The opening night of the Time Summit on Higher Education featured a lively discussion, moderated by foreign policy expert Fareed Zakaria. Norman Augustine (former chair of Lockheed Martin), Mitch Daniels (former governor of Indiana and current president of Purdue University), John Holdren (Assistant to the President for Science and Technology), and Condoleeza Rice (former Secretary of State and Stanford Provost) wondered if the United States was losing the “knowledge wars.” Ignoring the question of whether a military framing is the best means of getting at what works and does not when it comes to education, critical underlying assumptions remained: when we think nationally, what is the purpose of higher education? And how do we make sure that invest in education effectively?
The panel discussion led to multiple discussion among the attendees. At my table, key issues revolved around the current power of STEM and the marginalization of the liberal arts, a concern noted by Condoleezza Rice. We agreed that college education should be instrumental, relevant, and connected to the life skills needed for economic self-sufficiency. But that, for our table, was not enough. We all had much higher expectations for college.
We talked about how a college education helps people to find meaning and to become lifelong learners. We referenced life-changing classes and professors, and the profound impact that our own college, our own university, had on the arc of our lives. All of us believed that college education’s essence is greater than training. The discussion made me think of Anthony T. Kronman’s Education’s End – Why Our Colleges and Universities Have Given Up on the Meaning of Life. Kronman, Sterling Professor of Law and Yale Law School, makes the case for teaching – exploring, addressing, and wrestling with – the question of how to live one’s life. In fact, high expectations for higher education are at the very center of the book.
Kronman’s journey to meaning began in earnest at a Williams College undergraduate seminar on existential philosophy. Taught in the professor’s home with a mixture of brilliance and humility, the course opened Kronman’s eyes to the connection between serious thought, academic work, and the power of personal choice. A learned and extraordinary thoughtful man, Kronman uses the course as a leaping off point for an investigation into the power of undergraduate education on individual lives. His purpose, though, is also institutional. The larger argument of the book is about higher education’s slide away from the pursuit of wisdom.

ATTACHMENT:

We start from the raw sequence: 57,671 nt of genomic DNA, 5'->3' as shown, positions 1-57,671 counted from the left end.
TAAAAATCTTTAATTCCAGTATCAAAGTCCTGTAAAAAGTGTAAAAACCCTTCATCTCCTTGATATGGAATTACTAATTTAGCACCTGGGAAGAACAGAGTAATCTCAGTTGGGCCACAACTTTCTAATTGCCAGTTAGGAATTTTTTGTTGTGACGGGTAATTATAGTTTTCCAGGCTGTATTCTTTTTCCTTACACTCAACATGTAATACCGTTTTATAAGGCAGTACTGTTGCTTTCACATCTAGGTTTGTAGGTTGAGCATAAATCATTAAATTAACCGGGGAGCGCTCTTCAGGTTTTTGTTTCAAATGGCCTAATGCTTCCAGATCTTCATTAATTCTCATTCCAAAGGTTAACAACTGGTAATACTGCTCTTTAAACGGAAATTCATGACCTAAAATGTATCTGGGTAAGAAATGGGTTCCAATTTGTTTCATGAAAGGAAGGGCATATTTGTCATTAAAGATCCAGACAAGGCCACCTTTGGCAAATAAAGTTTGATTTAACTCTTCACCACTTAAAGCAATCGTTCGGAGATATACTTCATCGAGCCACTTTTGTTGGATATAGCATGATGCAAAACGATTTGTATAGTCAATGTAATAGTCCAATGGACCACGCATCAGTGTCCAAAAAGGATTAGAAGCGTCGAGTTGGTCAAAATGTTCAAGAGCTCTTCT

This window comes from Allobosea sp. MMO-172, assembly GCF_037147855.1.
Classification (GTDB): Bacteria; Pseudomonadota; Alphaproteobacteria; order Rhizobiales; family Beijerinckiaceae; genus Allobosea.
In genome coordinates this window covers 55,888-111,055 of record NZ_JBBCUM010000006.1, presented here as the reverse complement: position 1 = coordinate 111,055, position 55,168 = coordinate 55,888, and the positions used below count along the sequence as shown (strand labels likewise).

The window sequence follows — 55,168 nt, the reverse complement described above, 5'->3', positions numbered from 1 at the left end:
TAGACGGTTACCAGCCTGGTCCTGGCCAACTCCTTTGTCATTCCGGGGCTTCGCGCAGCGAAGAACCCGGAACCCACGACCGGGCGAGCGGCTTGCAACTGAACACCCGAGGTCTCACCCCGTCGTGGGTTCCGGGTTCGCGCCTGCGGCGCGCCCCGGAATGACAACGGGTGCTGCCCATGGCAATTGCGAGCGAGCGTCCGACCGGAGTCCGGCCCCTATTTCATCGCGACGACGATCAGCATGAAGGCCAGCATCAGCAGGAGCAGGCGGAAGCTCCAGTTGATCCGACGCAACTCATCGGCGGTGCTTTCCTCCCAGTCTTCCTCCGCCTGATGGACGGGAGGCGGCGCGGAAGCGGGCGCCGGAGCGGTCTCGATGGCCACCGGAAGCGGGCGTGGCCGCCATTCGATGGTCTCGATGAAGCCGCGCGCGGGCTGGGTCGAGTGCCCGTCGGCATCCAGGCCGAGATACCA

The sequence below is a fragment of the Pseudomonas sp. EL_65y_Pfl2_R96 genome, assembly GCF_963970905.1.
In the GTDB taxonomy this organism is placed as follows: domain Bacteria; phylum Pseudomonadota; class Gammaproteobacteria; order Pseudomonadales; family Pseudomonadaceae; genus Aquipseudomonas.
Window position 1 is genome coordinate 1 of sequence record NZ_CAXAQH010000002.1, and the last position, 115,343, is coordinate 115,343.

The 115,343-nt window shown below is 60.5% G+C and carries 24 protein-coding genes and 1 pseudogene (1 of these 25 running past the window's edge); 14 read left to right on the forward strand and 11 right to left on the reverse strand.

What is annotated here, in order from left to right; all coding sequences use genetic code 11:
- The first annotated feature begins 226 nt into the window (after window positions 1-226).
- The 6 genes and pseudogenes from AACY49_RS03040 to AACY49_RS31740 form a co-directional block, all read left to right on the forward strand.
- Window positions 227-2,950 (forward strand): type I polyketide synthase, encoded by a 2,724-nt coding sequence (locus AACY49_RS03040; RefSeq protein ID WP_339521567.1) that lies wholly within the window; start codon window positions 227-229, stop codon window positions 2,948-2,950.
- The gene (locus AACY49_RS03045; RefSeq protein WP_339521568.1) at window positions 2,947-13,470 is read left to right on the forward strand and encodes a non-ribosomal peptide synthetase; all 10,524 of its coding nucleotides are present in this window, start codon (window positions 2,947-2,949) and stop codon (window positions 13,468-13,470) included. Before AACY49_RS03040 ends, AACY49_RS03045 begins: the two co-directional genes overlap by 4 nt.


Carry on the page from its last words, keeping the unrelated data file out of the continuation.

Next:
Kronman claims that broad disciplinary concerns with research have unintended effects, limiting the scope and relevance of scholarship. While the professionalization of research may result in quantifiable or manageable outcomes, it robs higher education, Kronman believes, of its ability to synthesize and wrestle with that which cannot be contained in a discipline. I have elided the rich history of Kronman’s book and his Hegelian organization of broad intellectual movements. In broad strokes, however, Kronman’s argument that has a familiar ring to anyone who has trudged through dissertations or contemporary academic journals – a forest of highly specialized and brilliant minutiae.
The shortcoming of Kronman’s book is that he posits this responsibility of meaning solely on the shoulders of the humanities. I think that it is a broader concern. While it may seem that a philosophy class is the most proper place to engage with the unanswerable questions of meaning, it need not be the only place. In fact, truly outstanding professors almost always teach with a strong thread of relevance and engagement running through their courses. I am not talking about superficial relevance, either; I mean the relevance that connects individual action with collective action with broader societal value. I have been fortunate to hear scientists and social scientists do this, linking the particular with the abstract. Many times I have seen professional faculty engage their students in the hard work of questioning practice and protocol and their relationships with values and choice. The ability to go from the particular to the general to the abstract and back again is a hallmark of good teaching.
In fact, while the humanities may be the area that claims primacy in this sort of difficult thinking, it is found throughout a rigorous college education. What is going on here is not just learning; it is serious thinking that may or may not be able to lead to a “right” answer. What is so interesting about Kronman’s history is, in fact, his underlying belief in the power of humans to think and choose. If a college education can help a student to think seriously and then choose, whether this takes place in philosophy or accounting or nursing, then we have a successful education. This just could be the expectation that we share for higher education, the development of thinking adults.